January 05, 2023

TMIST Passes 80,000 Patients Enrolled

Minority Recruitment Efforts Set TMIST Apart


Tomosynthesis Mammographic Imaging Screening Trial (TMIST) enrollment has soared past 80,000. Even as screening mammography volumes remain below pre-pandemic levels, 124 active sites continue to enroll women at a pace nearly unheard of in the COVID era.

TMIST sites are also assembling one of the most diverse cancer screening trial populations. Black participation stands at 21 percent — more than double the average Black participation rate in National Cancer Institute-funded clinical trials (9%).

TMIST is also creating one the world’s largest curated datasets of breast cancer screening clinical data, images and bio-specimens to help researchers tailor future screening to a woman’s individual risk. Approximately 70% of TMIST participants have volunteered to submit blood and/or buccal smears to this new biorepository. These samples will be used to link genetic data from TMIST participants with other information in developing individualized breast cancer screening strategies.

Study Chair Etta Pisano, MD, FACR, continues to schedule meetings with physicians from prospective sites in underserved communities. Pisano and ECOG-ACRIN Health Equity Committee Co-Chair Edith Mitchell MD, say the successes to date are no accident, but the result of personalized recruiting of women by staff at local facilities and a forward-thinking study design that includes:

  • TMIST coverage for exams for many uninsured or under-insured women.
  • Funding to sites for special initiatives to enhance representation of underrepresented populations.
  • Additional financial support for sites demonstrating high accrual to sustain that volume over time.
  • National association and local provider efforts to reconnect with women for breast cancer screening.
  • Advanced payment to qualifying sites to fund dedicated research staff as they begin TMIST participation.

TMIST wants to add sites that serve Native American and Asian communities in the northern Rocky Mountain and Northern Plains regions — including Montana, Wyoming, North Dakota and South Dakota — as well as Oklahoma, Kansas and Missouri. The study also continues to seek out sites serving large Hispanic communities. To help recruit these women, recruitment and patient materials are available in English, Spanish, Chinese Simplified, Korean and Vietnamese. Reaching women of many races in their communities can ensure trial results can be broadly applied and advance health equity.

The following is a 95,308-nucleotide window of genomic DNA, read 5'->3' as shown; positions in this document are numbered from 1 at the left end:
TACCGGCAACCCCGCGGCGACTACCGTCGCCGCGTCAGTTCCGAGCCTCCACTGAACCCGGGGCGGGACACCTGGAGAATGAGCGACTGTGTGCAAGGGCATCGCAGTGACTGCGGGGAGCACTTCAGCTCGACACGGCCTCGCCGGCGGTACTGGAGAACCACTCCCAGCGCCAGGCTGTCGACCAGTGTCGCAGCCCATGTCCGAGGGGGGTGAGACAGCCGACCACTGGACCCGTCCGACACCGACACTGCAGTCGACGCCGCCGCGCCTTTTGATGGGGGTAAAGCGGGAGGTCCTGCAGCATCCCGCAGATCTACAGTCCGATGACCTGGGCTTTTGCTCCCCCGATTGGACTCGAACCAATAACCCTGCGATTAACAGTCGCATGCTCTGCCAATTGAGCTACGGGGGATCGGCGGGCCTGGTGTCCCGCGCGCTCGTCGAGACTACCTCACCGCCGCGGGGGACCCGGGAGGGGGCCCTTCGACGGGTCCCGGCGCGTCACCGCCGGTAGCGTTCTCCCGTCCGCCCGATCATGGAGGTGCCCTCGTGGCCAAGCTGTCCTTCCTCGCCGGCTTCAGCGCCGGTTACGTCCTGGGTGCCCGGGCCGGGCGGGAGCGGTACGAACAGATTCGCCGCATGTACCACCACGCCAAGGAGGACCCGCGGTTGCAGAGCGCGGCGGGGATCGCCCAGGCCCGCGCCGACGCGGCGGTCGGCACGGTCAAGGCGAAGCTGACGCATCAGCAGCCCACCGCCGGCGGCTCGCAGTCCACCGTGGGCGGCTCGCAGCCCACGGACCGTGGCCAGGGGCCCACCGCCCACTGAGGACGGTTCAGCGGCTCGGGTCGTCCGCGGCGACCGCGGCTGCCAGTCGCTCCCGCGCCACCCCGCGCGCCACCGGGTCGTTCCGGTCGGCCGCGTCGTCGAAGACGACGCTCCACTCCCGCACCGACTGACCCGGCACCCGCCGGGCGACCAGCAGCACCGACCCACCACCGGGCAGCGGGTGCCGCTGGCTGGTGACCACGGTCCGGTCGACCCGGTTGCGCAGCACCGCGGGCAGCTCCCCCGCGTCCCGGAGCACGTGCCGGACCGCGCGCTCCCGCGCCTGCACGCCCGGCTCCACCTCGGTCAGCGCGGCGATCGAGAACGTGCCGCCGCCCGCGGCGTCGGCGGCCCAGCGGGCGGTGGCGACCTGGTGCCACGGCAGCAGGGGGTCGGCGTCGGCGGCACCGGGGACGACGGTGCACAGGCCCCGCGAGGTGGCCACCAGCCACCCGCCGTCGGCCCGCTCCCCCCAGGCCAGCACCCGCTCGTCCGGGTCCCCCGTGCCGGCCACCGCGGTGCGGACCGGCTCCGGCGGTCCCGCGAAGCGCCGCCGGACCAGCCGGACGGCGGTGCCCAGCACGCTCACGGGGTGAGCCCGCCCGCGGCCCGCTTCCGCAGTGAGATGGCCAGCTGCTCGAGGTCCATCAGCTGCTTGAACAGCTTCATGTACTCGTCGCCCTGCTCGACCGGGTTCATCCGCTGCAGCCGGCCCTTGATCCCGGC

Only 46% of accredited mammography scanners are Digital Breast Tomosynthesis (DBT) units, and 15% of U.S. imaging facilities do not have DBT scanners. Many of these sites may be in underserved areas. A Journal of the American College of Radiology (JACR®) study shows Black women are less likely to be screened with DBT than white or Asian women.

TMIST is the first randomized, controlled trial to identify women in which DBT may outperform two-dimensional (2D) digital mammography in reducing advanced breast cancer development.

Sites interested in joining TMIST are invited to visit acr.org/TMIST, read this card and watch this video. Interested site personnel may contact TMIST staff to discuss the study requirements, reimbursement/payment structure and application process.

Existing and prospective sites can also consider the supplemental trial EAQ201 assessing COVID-19-related financial hardship and distress in women who decline participation in TMIST.